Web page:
13. Trade Hatching Eggs
If you require new stock, see about trading hatching eggs with a neighbor to save you both money on purchasing other eggs.
14. Raise Bantam Breeds
Raising bantam breeds can significantly lower your coop size requirements and feed costs.
15. Sell Eggs in Bulk
If possible, sell eggs in bulk to a customer to save on delivery costs.
Inexpensive Ways To Keep Your Hens Happy
Grow Your Own…
16. Chicken Garden
What is a chicken garden, you ask? It is a section of land partially cordoned off to your birds while their favorite herbs, vegetables, and fruits grow.
This garden doubles as an enrichment activity for your flock and a nutrient boost at the same time.
Growing your own chicken garden can save you tons on feed and supplements. Plus, you can also grow your own food here.
Talk about sustainability!
17. Mealworm Farm
Chicken treats are a fantastic way to lure your birds back into their pen after a day of free-ranging.
So Instead of purchasing meal worms, starting a mealworm farm will have an unending supply for a fraction of the cost of pre-packaged worms.
18. Dust Bathing
Try to provide your flock with a year-round option for dust bathing.
Dust bathing helps to keep your flock free of parasites, mites, coop infestations, and dander. As we know, these parasites could cost a significant amount to remedy should you find your flock infected.
With dust bathing, all you need to prepare is a place where your hens can roll around in the dust, dry earth, or sand.
Creating Free Compost
While this doesn’t necessarily cut chicken costs, it does create an added benefit to your farm that you would typically have to purchase.
Chickens are expert compost creators. You’ll end up with dark, moist soil by using spent bedding and manure in your compost pile and then employing chickens to turn it for you.
This soil can be used directly in the garden, in beds, in pots, or to start seedlings without purchasing bagged soil.
Quick List To Keep Your Costs Down And Chickens Cheap!
- Repurpose building materials and build with what you have.
- Use natural shade trees.
- A properly ventilated coop saves on electricity.
- Use the deep litter method.
- Take advantage of second-hand items or sales.
- Secure your coop and run against predators.
- Buy feed in bulk.
- Check for local food waste/scrap for treats.
- Forage your flock.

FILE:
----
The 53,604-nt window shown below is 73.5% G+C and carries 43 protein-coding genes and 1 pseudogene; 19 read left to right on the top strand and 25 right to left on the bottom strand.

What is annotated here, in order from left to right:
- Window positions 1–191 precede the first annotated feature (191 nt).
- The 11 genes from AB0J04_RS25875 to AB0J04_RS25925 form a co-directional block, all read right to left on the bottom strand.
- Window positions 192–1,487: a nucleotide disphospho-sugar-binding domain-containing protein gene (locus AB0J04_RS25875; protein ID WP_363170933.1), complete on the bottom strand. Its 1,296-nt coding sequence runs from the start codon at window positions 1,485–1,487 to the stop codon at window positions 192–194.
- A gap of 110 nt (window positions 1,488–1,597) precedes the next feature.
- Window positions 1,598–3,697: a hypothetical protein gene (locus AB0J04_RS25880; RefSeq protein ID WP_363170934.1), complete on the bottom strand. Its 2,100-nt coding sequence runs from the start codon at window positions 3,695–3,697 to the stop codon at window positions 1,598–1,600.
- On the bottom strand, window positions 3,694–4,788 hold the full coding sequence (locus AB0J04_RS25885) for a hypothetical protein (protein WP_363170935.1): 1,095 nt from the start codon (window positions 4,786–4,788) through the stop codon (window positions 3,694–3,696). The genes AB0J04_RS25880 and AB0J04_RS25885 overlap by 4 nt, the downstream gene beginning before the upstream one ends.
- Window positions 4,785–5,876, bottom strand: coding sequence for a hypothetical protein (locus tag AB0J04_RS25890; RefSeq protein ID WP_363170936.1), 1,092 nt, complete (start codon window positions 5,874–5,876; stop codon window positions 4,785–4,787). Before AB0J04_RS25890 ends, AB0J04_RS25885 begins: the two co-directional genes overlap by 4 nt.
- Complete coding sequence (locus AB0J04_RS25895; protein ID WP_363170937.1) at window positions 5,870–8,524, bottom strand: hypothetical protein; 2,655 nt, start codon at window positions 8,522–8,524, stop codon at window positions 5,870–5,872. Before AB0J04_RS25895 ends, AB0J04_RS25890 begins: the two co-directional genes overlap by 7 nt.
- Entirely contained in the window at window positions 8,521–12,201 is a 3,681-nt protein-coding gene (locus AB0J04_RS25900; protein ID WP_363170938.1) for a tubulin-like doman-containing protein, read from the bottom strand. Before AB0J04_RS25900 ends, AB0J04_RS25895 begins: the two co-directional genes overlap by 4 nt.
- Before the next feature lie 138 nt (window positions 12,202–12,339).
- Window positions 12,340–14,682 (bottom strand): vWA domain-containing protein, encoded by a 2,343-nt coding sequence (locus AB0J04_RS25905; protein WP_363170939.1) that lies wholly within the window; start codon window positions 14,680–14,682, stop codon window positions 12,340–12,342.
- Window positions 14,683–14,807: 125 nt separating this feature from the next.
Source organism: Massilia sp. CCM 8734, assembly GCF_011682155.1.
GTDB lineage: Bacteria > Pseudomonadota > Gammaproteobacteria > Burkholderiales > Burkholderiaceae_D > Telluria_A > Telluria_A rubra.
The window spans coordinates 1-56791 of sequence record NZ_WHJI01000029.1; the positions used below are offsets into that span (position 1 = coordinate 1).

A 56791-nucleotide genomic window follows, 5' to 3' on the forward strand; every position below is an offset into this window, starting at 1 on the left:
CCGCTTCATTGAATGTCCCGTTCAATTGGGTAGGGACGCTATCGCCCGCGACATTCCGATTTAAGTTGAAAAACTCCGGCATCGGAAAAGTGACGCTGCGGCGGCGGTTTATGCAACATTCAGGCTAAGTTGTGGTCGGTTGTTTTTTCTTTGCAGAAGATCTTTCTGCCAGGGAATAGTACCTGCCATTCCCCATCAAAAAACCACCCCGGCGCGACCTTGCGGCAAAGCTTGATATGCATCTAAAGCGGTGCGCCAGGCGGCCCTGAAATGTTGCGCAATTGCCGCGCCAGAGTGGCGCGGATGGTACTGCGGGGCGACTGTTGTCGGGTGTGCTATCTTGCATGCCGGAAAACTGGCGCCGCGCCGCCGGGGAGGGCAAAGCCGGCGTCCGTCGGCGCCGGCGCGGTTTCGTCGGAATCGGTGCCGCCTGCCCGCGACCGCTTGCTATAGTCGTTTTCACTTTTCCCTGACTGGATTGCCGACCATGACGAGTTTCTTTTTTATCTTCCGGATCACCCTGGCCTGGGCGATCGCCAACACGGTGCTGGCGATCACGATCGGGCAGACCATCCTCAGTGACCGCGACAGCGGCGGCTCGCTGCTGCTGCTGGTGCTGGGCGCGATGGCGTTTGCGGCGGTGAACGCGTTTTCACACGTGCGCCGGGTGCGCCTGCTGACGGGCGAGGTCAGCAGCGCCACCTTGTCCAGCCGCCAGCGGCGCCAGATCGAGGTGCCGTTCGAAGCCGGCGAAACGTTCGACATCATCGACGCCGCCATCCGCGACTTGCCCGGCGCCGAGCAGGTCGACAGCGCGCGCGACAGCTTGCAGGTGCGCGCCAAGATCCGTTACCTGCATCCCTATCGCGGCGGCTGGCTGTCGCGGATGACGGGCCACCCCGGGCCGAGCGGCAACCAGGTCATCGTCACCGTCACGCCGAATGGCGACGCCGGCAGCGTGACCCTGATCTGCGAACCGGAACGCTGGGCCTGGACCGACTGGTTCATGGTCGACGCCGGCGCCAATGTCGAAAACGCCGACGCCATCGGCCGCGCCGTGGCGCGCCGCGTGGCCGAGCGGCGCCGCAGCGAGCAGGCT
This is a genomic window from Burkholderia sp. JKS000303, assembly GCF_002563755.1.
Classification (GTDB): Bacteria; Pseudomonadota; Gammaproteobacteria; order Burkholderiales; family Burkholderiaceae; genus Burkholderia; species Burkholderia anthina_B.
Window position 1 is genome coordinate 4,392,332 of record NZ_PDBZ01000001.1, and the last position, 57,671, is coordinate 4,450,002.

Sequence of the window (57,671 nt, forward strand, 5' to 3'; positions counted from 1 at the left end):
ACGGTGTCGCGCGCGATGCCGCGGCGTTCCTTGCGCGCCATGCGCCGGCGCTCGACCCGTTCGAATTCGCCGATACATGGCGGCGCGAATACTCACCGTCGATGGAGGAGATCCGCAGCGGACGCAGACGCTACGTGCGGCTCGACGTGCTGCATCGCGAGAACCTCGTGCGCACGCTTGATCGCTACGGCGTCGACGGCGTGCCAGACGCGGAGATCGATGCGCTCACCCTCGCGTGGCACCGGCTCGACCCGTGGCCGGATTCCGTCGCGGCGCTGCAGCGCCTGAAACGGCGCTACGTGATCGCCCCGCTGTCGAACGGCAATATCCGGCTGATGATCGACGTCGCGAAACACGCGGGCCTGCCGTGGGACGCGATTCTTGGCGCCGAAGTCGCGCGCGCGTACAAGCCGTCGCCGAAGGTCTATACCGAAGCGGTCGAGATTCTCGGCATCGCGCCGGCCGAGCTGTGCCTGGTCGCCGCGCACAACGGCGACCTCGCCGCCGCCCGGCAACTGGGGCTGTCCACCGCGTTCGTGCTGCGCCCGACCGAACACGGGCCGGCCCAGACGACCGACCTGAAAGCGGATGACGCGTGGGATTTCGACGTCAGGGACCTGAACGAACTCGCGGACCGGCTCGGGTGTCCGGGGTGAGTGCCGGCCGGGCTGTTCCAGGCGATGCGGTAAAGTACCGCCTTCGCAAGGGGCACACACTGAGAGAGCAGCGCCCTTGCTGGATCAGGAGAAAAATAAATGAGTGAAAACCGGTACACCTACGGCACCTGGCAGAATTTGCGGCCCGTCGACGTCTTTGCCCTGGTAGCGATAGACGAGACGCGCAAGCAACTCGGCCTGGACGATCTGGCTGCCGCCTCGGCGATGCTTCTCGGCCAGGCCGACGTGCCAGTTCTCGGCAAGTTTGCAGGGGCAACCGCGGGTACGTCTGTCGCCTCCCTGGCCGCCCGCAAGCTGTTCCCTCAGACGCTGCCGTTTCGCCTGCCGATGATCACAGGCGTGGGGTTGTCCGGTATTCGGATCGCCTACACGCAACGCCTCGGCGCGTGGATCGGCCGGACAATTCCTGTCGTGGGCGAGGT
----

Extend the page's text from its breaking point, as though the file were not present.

- Feed egg shells back to your birds.
- Hatch your own.
- Use a makeshift brooder.
- Buy chicks on sale.
- Trade eggs with neighbors to replenish the flock.
- Raise bantam breeds.
- Sell eggs in bulk.
- Grow a chicken garden.
- Start a mealworm farm.
- Provide necessities to keep the flock healthy.
FAQs on How to Save Money When Keeping Chickens
What is the minimum amount of chickens you should keep?
If you’re only planning or are just starting to raise your own flock, keeping 3 laying hens at the minimum is a good starter flock size.
3 hens and 1 rooster, at the very least, should provide you with a dozen of eggs for the family.
However, if you’re looking into turning it into a business, you will need to invest in a larger number of hens and roosters.
As a general rule, you can keep 10 hens for every 1 rooster.
What food do chickens need daily?
Whether you’re feeding your chickens commercially-bought feeds or homemade ones, you have to make sure they’re getting a nutritious and balanced meal every day.
Chickens need to have their dose of the following:
- Protein (from protein sources like dried mealworms, dried soldier fly larvae, insects, and seeds)
- Calcium (crushed eggshell or oyster shell)
- Grains (ground wheat, oats, barley, corn, etc.)
- Greens (lettuce, kale, turnip greens, and chard)
You can also feed them with vitamin and mineral supplements for extra assurance that they’re healthy as they can be!
Is it cheaper to make your own chicken food?
Mixing your own chicken food can be a lot cheaper than buying a readily-available one.
Not only will it allow you to customize your chicken feed (especially if they have specific nutritional requirements,) but it can also be cost-effective, especially if you can buy the ingredients in bulk, like the grains and seeds.
How to Save Money When Keeping Chickens – Final Thoughts
Does keeping chickens save you money? Honestly, in the beginning, no. Typically starting up a flock, building a coop, and purchasing feed and supplies are expensive.
But with these 18 tips and tricks on keeping chickens while saving money, you’ll find not only do the egg sales pad your pocket but also creates a sustainable food source on your farm, affordably!